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For Rebekah, learning and teaching go hand-in-hand

Today, on World Teachers' Day, we put the spotlight on Rebekah, one of our amazing teachers at NextSense School and a student at NextSense Institute.
A teacher at NextSense School smiles while two students work beside her.
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Today, on World Teachers' Day, we put the spotlight on Rebekah, one of our amazing teachers at NextSense School and a student at NextSense Institute.

Rebekah is about to finish up her Master of Disability Studies, which we offer in affiliation with Macquarie University.

While she kicked off her career teaching in a mainstream school, Rebekah found she had a special interest in teaching children living with disability and wanted to expand her knowledge and skills. So when the opportunity came up to work for NextSense and further her professional education at the same time, she jumped on it right away.

Working at our school while studying has meant Rebekah can put into practice all the innovative things she has learned straight away.

The Masters program Rebekah is completing provides the opportunity for qualified professionals to develop the knowledge and skills necessary to adapt content, develop teaching methodology, and apply specialised instructional techniques to meet the needs of individual learners with sensory disabilities.

You can read as much as you like about what children with hearing or vision loss need, but the reality is each child is unique and special. You have to get to know them to teach them what they need to know and get them where they need to go.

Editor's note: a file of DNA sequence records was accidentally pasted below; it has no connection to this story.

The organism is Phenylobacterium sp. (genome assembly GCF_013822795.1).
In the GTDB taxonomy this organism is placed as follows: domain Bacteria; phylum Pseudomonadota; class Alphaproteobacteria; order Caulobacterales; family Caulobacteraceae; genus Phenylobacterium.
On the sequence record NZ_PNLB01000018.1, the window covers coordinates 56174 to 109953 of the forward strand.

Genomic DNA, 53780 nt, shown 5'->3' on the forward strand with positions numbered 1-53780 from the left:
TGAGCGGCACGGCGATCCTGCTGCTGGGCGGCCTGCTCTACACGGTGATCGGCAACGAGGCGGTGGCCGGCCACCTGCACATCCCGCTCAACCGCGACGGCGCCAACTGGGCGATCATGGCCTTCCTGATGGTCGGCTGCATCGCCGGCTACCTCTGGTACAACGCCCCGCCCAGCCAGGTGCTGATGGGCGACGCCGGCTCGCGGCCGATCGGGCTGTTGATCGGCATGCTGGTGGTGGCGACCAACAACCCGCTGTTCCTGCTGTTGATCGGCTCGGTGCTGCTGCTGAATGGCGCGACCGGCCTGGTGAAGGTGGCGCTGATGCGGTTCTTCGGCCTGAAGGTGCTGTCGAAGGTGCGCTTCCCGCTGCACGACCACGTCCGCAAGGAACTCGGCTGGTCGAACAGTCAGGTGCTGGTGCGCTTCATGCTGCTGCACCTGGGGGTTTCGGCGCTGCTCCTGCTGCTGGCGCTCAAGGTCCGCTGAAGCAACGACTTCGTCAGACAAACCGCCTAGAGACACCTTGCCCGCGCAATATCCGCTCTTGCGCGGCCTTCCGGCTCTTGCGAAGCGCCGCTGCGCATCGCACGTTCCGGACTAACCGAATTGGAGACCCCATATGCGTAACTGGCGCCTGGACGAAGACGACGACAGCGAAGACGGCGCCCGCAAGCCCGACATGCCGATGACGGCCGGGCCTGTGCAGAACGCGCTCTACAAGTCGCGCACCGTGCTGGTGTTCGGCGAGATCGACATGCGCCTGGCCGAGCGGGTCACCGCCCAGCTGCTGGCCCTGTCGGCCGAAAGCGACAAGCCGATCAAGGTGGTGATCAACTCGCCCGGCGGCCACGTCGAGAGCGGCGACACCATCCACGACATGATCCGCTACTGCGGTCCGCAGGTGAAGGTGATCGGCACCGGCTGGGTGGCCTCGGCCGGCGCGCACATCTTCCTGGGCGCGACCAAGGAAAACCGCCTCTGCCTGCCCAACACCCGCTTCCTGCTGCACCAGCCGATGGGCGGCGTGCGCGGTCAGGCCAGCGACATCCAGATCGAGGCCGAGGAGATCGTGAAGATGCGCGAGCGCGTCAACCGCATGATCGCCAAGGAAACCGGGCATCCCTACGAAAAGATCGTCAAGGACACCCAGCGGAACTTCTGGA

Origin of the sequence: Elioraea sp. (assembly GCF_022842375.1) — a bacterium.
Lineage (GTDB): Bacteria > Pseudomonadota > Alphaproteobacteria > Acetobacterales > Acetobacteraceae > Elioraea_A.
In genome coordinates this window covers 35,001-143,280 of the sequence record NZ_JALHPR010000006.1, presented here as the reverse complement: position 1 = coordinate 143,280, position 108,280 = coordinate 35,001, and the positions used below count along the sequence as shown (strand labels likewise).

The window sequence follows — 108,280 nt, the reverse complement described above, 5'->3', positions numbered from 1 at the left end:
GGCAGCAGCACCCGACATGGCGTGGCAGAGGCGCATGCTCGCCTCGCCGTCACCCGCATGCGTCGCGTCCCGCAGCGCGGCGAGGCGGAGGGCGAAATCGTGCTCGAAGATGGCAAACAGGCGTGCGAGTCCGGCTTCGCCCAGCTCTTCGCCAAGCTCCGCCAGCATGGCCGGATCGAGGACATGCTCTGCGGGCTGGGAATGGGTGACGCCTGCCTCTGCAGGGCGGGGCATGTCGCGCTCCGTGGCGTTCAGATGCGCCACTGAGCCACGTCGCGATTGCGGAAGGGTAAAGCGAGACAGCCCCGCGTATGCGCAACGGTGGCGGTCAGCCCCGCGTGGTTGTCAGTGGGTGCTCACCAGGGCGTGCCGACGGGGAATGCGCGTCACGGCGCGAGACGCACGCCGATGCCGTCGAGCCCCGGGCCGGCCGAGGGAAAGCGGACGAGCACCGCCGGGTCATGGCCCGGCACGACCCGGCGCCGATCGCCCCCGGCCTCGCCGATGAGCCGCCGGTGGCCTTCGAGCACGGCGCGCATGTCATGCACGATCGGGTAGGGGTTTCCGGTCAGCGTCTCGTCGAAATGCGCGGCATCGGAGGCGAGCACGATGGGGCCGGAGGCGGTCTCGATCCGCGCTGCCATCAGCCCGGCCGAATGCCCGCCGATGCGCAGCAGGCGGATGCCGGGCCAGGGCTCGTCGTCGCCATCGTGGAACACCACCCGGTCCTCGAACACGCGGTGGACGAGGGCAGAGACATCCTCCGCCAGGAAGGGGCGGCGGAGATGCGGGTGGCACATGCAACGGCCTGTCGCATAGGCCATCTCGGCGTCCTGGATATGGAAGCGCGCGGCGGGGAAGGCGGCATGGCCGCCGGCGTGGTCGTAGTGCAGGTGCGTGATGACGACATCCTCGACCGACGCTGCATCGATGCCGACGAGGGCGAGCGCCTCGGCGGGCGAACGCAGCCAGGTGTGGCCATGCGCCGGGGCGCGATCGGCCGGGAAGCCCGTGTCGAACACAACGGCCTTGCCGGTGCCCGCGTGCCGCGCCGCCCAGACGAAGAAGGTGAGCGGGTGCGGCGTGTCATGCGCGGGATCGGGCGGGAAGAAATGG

— Rebekah Power, teacher at NextSense School and student at NextSense Institute

"I have learned a lot about myself as a teacher, such as how and why I teach, and I implement those changes in the classroom. And while balancing working fulltime and studying has been a challenge, I feel so well supported", she says.

Rebekah teaches in our Spoken Language program at NextSense School and is also building her knowledge of Australian Sign Language (Auslan) and Deaf culture through weekly language classes and communicating with all our students.

"I love that I learn something new every day when there is a culture so different to mine, being a hearing person from a hearing family", she says.

“It means I stay interested and engaged and excited about coming to work, and that’s when I do my best teaching."

Rebekah works with families to provide personalised programs with individual goals set for each student. She adapts resources to the children’s different hearing levels, always ensuring videos have good captions, and she uses lots of visuals when talking about new topics. There are many hands-on activities using rich language to talk about what the students are doing and how they are doing it.

For her, the relationships she has built with families have been incredible.

I love the kids and the families that we work with. They are just awesome. Our small classes mean we really get to know our students and our families really well and we work together to achieve the best outcome.

— Rebekah

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